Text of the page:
The Benefits of Uncapped Decking: Weighing Up the Pros and Cons
When purchasing composite decking, buyers must choose between capped and uncapped. On the surface, capped decking offers the greatest benefits—from durability to stain resistance—though can come with a higher price. However, uncapped decking certainly has its uses and advantages, which we will dive into here.
The main advantage of uncapped decking is its lower upfront price for installation, which is a strong selling feature for those working to a budget. Dispel any notion that uncapped decking is cheaping out or cutting corners, though: it still has many advantages, and buying from trusted manufacturers like Composite Prime ensures that the decking is safe, still comes with a 10-year warranty, is made from a blend of FSC-certified wood and reclaimed HDPE plastic, and still outperforms treated timber.
Longevity over wood
Despite not being as resistant to the elements as its capped partner, uncapped decking has numerous attributes that make it more desirable than wood as an outdoor living material—longevity being the most compelling factor. Not only does it offer uniformity in texture and consistency in quality compared to wood, but composite decking is more durable, mould and slip-resistant, cooler to the touch, more sustainable and lower maintenance.
More fire resistant
With a sturdy wood and polymer blend, composite decking is engineered to be more fire resistant than wood. However, if fire retardation is a specific priority, Composite Prime manufactures extra fire-safe versions of its HD Deck XS and HD Deck 150, both extra-strong, class B fire rated.
More slip resistant
Natural wood is notorious for turning into a slip ‘n slide game when wet, let alone with algae inevitably begins to creep in. No decking is entirely free of slipping risk, but as long as the boards are kept clean and well maintained, composite decking offers far more slip resistance as it is resistant to mould and algal growth and does not absorb water.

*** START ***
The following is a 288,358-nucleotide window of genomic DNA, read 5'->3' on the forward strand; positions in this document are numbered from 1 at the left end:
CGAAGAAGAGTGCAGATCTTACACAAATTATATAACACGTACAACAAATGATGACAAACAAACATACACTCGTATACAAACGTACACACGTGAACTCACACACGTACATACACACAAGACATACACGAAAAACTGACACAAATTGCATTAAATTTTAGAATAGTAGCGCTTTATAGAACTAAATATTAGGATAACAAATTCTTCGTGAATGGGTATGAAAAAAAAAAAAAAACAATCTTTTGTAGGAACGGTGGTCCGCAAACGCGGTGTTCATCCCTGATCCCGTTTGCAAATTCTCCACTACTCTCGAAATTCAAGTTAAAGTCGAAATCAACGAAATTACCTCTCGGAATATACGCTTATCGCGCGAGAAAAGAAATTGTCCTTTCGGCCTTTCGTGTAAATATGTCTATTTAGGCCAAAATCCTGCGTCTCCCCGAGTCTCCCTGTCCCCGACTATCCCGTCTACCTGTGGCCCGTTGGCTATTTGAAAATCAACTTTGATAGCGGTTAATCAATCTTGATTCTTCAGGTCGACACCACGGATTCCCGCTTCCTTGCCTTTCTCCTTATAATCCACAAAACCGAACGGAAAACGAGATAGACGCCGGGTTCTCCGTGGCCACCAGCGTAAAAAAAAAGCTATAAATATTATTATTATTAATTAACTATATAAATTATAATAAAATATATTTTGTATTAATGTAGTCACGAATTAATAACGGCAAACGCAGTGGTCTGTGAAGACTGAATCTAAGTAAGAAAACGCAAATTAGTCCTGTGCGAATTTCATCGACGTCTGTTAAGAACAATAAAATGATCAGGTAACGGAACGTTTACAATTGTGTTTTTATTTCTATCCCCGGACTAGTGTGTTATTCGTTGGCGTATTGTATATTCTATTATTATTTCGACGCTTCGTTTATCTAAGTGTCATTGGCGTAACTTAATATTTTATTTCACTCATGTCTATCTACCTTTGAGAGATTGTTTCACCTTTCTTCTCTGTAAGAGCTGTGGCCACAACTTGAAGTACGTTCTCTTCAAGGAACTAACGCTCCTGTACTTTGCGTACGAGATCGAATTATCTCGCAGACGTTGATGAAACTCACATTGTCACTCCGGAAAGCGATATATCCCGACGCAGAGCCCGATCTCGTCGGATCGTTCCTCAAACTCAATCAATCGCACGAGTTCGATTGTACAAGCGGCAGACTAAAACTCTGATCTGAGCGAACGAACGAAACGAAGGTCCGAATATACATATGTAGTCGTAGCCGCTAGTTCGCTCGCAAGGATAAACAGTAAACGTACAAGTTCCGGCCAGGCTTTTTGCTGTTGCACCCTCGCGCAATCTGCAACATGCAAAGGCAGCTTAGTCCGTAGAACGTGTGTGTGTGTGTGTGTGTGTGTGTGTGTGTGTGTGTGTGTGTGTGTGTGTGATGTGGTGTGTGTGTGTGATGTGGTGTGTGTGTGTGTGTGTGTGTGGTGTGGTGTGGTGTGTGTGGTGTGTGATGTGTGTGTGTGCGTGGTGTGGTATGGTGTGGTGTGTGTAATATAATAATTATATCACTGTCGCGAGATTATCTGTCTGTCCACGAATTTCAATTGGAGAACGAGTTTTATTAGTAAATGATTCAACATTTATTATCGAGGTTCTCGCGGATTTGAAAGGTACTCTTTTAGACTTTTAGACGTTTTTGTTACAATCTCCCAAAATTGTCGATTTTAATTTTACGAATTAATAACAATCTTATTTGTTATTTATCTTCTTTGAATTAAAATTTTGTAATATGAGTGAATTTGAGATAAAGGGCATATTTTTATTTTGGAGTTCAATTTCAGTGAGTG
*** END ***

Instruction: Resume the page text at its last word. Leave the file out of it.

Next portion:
Uncapped decking, like Composite Prime’s HD Deck 3D, comes in a high-quality design that looks and feels like wood. Without the polymer layers required for capped decking, uncapped composite combines the luxurious aesthetic of natural wood with the practical benefits of boards that are designed to last longer and be safer. The range comes in four elegant shades—golden oak, black oak, weathered oak and burnished oak—and each plank has wood grain on one side and grooved the other, allowing for greater customisation both during and after initial installation.
Easier to repair
Composite decking is low maintenance as a rule. Capped composites are more resistant to scuffs and scrapes, but when they do occur they can be hard to repair. Without layers of protective coating, uncapped decking is more vulnerable to damage but any marks can be repaired or blended into the boards in a much more straightforward and cheap way. When choosing capped or uncapped, consider whether looks are a priority for the decking, as well as whether it will be an area of heavy traffic or susceptible to abrasion.
Cooler to the touch
Uncapped decking tends to retain heat less than its capped counterpart, meaning it can be a safer option in areas where direct sunlight or other heat sources are a concern. This is useful for projects where pets or children play barefoot, near outdoor cooking equipment, or when decking is used around plants that are more sensitive to heat. Nevertheless, both kinds of composite cool off fast when the heat source is taken away, unlike natural wood, which retains heat for a considerably longer period of time.
For projects where aesthetics matter less and a low cost is a priority, uncapped decking is a fine solution and certainly doesn’t mean corners are being cut. Uncapped decking arose in the late-Nineties and is still a popular choice today for a reason. Choosing a high-quality uncapped product like Composite Prime’s HD Deck 3D offers the look and feel of natural timber in a composite blend that is both FSC-certified and made with recycled plastic. As well as being child-friendly and safe, with a 10-year warranty for peace of mind, the range comes in a choice of four sophisticated shades and each board is reversible, meaning the grain pattern across the deck can be customised and changed to suit the customer’s needs. When maintained well, uncapped decking can withstand many decades of regular use.